Tunisia Fast Facts
Here's a look at what you need to know about Tunisia, a country in northern Africa. Tunisia borders Algeria and Libya.
About Tunisia: Land area - 163,610 sq km, slightly larger than the U.S. state of Georgia
Population - 10,835,873 (July 2013 est.)
Median age - 31 years
Capital - Tunis
Ethnic groups - Arab 98 percent, European 1 percent, Jewish and other 1 percent
Religion - Muslim 98 percent, Christian 1 percent, Jewish and other 1 percent
GDP - $107.1 billion (2012 est.)
GDP per capita: $9,900 (2012 est.)
Other Facts: Tunisia is predominantly Sunni Muslim.
Women in Tunisia enjoy some of the greatest rights and freedoms in the Arab world.
Timeline: 1574 - The Ottoman Empire takes control of Tunisia.
1881 - Tunisia becomes a French protectorate.
1955 - France allows Tunisia some self-governance.
March 20, 1956 - Tunisia achieves full independence from France.
1957 - Tunisia becomes a republic, and Habib Bourguiba is sworn in as president.
1959 - Tunisia ratifies its constitution, and Bourguiba is re-elected.
March 1975 - Bourguiba is named president for life.
1987 - Prime Minister Zine El-Abidine Ben Ali overthrows Bourguiba in a bloodless coup and becomes president. He wins reelection in 1989, 1994, 1999, 2004, and 2009.
January 14, 2011 - After three weeks of violent protests over rising unemployment rates, poverty levels, inflation and government repression, Zine El-Abedine Ben Ali flees the country for Saudi Arabia. Prime Minister Mohamed Ghannouchi takes over in his absence. This period is called the "Jasmine Revolution," which marked the beginning of and inspiration for the Arab Spring.
January 15, 2011 - Speaker of Parliament Fouad Mebazza is sworn in as interim president. Mebazza asks Prime Minister Mohamed Ghannouchi to form a national unity government.
January 20, 2011 - Ministers for the interim government resign from the ruling party (Constitutional Democratic Rally). Both the president and prime minister also resign from the RCD.
January 30, 2011 - Sheikh Rachid Ghannouchi, leader of the Ennahda party, returns to Tunisia after 22 years of exile.
February 27, 2011 - Prime Minister Mohamed Ghannouchi resigns. Tunisia's interim president selects Beji Caid Essebsi as the new prime minister.
May 21, 2011 - Juan Mendez, the United Nations Special Rapporteur on Torture, announces the finding of a commission set up to investigate human rights abuses. The committee found that approximately 300 people were killed and 700 injured in the Tunisian uprising in December and January.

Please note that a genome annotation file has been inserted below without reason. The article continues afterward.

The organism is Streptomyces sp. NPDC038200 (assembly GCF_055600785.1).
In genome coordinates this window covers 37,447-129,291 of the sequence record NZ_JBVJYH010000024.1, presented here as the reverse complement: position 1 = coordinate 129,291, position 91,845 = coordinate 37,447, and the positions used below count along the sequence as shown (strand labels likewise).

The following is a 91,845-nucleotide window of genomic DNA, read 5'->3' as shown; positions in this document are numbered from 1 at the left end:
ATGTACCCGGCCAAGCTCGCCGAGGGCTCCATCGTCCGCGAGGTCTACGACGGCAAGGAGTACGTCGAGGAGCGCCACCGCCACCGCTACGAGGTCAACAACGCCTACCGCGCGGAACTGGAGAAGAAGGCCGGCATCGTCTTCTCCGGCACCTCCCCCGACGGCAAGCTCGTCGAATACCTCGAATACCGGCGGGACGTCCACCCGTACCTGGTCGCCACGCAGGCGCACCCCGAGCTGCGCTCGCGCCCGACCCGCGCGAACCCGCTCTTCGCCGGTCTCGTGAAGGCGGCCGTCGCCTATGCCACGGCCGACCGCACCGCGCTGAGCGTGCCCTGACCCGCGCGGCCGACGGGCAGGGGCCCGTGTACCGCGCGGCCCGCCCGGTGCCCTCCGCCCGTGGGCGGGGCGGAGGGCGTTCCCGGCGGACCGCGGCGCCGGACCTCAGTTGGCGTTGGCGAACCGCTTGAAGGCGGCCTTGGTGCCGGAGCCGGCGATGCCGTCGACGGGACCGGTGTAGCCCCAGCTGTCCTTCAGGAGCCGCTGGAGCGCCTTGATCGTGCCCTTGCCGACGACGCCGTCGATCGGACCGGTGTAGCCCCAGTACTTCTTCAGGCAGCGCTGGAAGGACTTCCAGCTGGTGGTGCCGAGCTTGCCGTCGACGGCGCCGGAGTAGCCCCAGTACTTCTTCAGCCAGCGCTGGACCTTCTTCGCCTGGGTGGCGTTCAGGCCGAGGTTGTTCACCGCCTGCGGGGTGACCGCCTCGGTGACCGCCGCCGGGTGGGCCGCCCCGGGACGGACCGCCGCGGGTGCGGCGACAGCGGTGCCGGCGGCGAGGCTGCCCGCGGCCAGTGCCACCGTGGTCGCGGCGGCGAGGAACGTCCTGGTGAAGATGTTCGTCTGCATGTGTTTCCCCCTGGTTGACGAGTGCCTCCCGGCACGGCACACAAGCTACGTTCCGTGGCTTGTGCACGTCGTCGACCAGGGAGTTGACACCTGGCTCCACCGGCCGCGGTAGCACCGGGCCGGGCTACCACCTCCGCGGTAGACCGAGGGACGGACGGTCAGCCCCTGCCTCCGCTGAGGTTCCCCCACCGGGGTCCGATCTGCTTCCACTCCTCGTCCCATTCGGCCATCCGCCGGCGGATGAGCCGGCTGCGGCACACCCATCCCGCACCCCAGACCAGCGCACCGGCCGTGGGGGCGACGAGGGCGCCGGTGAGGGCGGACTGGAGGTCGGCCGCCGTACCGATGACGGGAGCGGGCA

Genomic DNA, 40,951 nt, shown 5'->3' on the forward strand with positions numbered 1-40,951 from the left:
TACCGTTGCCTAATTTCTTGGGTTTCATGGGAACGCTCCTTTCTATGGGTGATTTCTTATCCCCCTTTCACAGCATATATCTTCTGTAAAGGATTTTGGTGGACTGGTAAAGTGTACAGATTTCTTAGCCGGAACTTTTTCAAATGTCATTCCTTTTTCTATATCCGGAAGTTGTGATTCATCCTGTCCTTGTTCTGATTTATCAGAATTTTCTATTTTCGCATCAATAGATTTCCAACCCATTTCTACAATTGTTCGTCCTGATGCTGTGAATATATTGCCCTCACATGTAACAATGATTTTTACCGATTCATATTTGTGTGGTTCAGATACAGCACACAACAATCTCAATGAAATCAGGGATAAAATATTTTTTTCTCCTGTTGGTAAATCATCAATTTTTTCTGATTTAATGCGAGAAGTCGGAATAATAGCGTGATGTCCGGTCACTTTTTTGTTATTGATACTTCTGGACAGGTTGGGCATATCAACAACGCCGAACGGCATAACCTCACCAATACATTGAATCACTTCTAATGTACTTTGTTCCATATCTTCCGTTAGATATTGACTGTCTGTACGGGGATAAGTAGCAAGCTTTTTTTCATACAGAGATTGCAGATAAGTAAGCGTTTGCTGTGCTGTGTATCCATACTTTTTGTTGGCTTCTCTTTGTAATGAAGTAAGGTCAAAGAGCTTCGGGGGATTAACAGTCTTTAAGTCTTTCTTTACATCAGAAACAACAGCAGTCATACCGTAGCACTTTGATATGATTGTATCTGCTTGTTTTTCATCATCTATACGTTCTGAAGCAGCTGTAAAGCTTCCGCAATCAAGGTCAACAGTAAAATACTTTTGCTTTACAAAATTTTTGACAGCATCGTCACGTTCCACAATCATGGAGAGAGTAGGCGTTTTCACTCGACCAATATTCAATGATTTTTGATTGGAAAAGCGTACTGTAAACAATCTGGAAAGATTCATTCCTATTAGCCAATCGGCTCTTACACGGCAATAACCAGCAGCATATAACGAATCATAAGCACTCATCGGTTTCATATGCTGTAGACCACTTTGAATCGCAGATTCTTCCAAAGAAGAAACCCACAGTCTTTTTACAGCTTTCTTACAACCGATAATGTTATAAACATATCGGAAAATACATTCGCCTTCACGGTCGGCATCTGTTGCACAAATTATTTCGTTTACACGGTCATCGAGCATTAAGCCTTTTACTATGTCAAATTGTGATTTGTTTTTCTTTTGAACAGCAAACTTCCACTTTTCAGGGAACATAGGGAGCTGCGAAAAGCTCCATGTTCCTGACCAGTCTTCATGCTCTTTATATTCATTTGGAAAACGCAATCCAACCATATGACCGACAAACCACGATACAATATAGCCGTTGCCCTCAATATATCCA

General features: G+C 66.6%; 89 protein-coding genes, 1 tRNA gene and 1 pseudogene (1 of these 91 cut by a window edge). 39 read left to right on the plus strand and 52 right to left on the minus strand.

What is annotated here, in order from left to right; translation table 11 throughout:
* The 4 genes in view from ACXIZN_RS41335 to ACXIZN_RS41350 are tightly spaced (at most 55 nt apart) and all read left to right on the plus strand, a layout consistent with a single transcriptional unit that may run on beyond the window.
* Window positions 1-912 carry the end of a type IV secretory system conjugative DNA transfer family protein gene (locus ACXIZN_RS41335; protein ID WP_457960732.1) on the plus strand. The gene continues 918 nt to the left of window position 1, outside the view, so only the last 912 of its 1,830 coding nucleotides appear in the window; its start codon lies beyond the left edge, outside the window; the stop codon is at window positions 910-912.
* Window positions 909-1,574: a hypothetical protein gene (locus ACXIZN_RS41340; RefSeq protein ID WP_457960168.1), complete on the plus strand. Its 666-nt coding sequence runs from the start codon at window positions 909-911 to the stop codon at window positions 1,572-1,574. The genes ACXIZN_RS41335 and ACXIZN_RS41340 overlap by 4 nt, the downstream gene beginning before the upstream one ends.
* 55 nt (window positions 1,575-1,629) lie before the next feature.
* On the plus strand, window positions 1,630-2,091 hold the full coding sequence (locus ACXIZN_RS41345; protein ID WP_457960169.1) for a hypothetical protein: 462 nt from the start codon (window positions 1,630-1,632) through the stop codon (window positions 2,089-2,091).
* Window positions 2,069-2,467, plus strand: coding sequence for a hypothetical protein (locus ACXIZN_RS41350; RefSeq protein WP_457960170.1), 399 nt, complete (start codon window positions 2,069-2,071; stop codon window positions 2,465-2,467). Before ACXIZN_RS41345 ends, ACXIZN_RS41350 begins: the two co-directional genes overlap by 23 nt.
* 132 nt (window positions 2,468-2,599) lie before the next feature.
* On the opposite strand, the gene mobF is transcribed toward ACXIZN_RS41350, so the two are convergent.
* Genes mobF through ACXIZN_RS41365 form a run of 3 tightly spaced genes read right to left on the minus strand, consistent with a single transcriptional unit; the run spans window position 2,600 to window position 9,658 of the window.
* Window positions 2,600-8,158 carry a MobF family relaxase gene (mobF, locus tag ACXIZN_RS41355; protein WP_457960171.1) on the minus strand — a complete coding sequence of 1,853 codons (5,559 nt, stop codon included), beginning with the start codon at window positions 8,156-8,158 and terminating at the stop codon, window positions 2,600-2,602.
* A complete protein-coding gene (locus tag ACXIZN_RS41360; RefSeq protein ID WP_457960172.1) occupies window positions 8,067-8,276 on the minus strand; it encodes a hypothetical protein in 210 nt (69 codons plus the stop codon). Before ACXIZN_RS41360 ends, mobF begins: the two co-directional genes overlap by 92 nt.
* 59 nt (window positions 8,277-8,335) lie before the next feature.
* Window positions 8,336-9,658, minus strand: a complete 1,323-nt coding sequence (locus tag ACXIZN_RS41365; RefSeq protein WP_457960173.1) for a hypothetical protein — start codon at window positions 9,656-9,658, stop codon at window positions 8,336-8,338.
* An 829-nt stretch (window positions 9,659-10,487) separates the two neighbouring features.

June 14, 2011 - Interim Prime Minister Beji Caid Essebsi announces that former President Zine El-Abedine Ben Ali will be tried in absentia on charges relating to corruption and an alleged stash of guns and drugs found in the presidential palace.
June 20, 2011 - After a one-day trial, former president Zine El-Abedine Ben Ali is convicted of corruption in absentia. He is sentenced to 35 years in prison.
July 4, 2011 - After another one-day trial, former president Zine El Abedine Ben Ali is convicted of having marijuana and other illegal drugs, archaeological artifacts and weapons in the presidential palace. He is sentenced to 15.5 years in prison.
October 23, 2011 - Tunisia holds the first free elections in the country's modern history to seat the new 217-member National Constituent Assembly. Moderate Islamist party Ennahda, led by Rachid Ghannouchi, wins a majority of seats.
December 13, 2011 - Moncef Marzouki is sworn in as president of Tunisia.
May 24, 2012 - Prosecutors say they will seek a death sentence for former President Zine El-Abedine Ben Ali, now charged in absentia with ordering the killings of anti-government demonstrators.
February 6, 2013 - Opposition leader Chokri Belaid is shot and killed in front of his house as he was leaving for work. In reaction to his death, Prime Minister Hamadi Jabali announces he will dissolve parliament and form a caretaker government until elections can be held.
June 13, 2012 - Ben Ali is sentenced to life in prison for his role in the deaths of protesters between December 2010 and January 2011. He has not been extradited.
February 19, 2013 - Prime Minister Hamadi Jebali resigns.
February 22, 2013 - Interior Minister Ali Larayedh is chosen by the ruling party, Ennahda, to be the new prime minister.
July 30, 2013 - Prime Minister Larayedh concedes to opposition groups and agrees to hold elections in December 2013.
August 6, 2013 - Tens of thousands of people protest in Tunis in hopes of dissolving the Constituent Assembly.
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